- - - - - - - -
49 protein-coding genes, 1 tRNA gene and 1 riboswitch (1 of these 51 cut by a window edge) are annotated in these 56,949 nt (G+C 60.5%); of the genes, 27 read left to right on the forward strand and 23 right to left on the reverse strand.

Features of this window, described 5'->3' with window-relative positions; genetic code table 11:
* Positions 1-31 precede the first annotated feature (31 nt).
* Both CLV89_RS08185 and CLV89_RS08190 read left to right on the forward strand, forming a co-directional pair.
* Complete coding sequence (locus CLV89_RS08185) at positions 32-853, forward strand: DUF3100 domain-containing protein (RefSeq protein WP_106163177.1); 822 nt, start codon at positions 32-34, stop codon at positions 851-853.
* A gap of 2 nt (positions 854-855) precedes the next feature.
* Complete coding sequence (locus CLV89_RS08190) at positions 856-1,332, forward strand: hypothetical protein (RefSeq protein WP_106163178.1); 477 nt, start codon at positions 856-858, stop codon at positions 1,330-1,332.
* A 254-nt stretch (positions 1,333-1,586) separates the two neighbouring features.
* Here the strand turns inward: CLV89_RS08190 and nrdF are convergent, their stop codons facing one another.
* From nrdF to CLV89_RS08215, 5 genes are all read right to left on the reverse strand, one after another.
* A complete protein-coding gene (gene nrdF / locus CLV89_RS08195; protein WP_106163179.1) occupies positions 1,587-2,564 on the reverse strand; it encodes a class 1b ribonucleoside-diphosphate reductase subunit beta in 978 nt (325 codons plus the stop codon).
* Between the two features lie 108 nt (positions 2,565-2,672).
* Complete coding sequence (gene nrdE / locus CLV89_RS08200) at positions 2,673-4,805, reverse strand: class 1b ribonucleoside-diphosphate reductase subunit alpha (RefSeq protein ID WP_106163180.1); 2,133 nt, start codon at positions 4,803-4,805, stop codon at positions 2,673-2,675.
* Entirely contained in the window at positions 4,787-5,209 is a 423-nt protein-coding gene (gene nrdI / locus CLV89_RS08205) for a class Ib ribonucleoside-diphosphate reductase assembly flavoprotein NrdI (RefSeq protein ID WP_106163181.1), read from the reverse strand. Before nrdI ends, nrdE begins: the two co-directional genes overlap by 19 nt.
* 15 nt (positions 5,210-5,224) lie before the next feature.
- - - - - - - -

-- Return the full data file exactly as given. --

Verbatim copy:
49 protein-coding genes, 1 tRNA gene and 1 riboswitch (1 of these 51 cut by a window edge) are annotated in these 56,949 nt (G+C 60.5%); of the genes, 27 read left to right on the forward strand and 23 right to left on the reverse strand.

Features of this window, described 5'->3' with window-relative positions; genetic code table 11:
* Positions 1-31 precede the first annotated feature (31 nt).
* Both CLV89_RS08185 and CLV89_RS08190 read left to right on the forward strand, forming a co-directional pair.
* Complete coding sequence (locus CLV89_RS08185) at positions 32-853, forward strand: DUF3100 domain-containing protein (RefSeq protein WP_106163177.1); 822 nt, start codon at positions 32-34, stop codon at positions 851-853.
* A gap of 2 nt (positions 854-855) precedes the next feature.
* Complete coding sequence (locus CLV89_RS08190) at positions 856-1,332, forward strand: hypothetical protein (RefSeq protein WP_106163178.1); 477 nt, start codon at positions 856-858, stop codon at positions 1,330-1,332.
* A 254-nt stretch (positions 1,333-1,586) separates the two neighbouring features.
* Here the strand turns inward: CLV89_RS08190 and nrdF are convergent, their stop codons facing one another.
* From nrdF to CLV89_RS08215, 5 genes are all read right to left on the reverse strand, one after another.
* A complete protein-coding gene (gene nrdF / locus CLV89_RS08195; protein WP_106163179.1) occupies positions 1,587-2,564 on the reverse strand; it encodes a class 1b ribonucleoside-diphosphate reductase subunit beta in 978 nt (325 codons plus the stop codon).
* Between the two features lie 108 nt (positions 2,565-2,672).
* Complete coding sequence (gene nrdE / locus CLV89_RS08200) at positions 2,673-4,805, reverse strand: class 1b ribonucleoside-diphosphate reductase subunit alpha (RefSeq protein ID WP_106163180.1); 2,133 nt, start codon at positions 4,803-4,805, stop codon at positions 2,673-2,675.
* Entirely contained in the window at positions 4,787-5,209 is a 423-nt protein-coding gene (gene nrdI / locus CLV89_RS08205) for a class Ib ribonucleoside-diphosphate reductase assembly flavoprotein NrdI (RefSeq protein ID WP_106163181.1), read from the reverse strand. Before nrdI ends, nrdE begins: the two co-directional genes overlap by 19 nt.
* 15 nt (positions 5,210-5,224) lie before the next feature.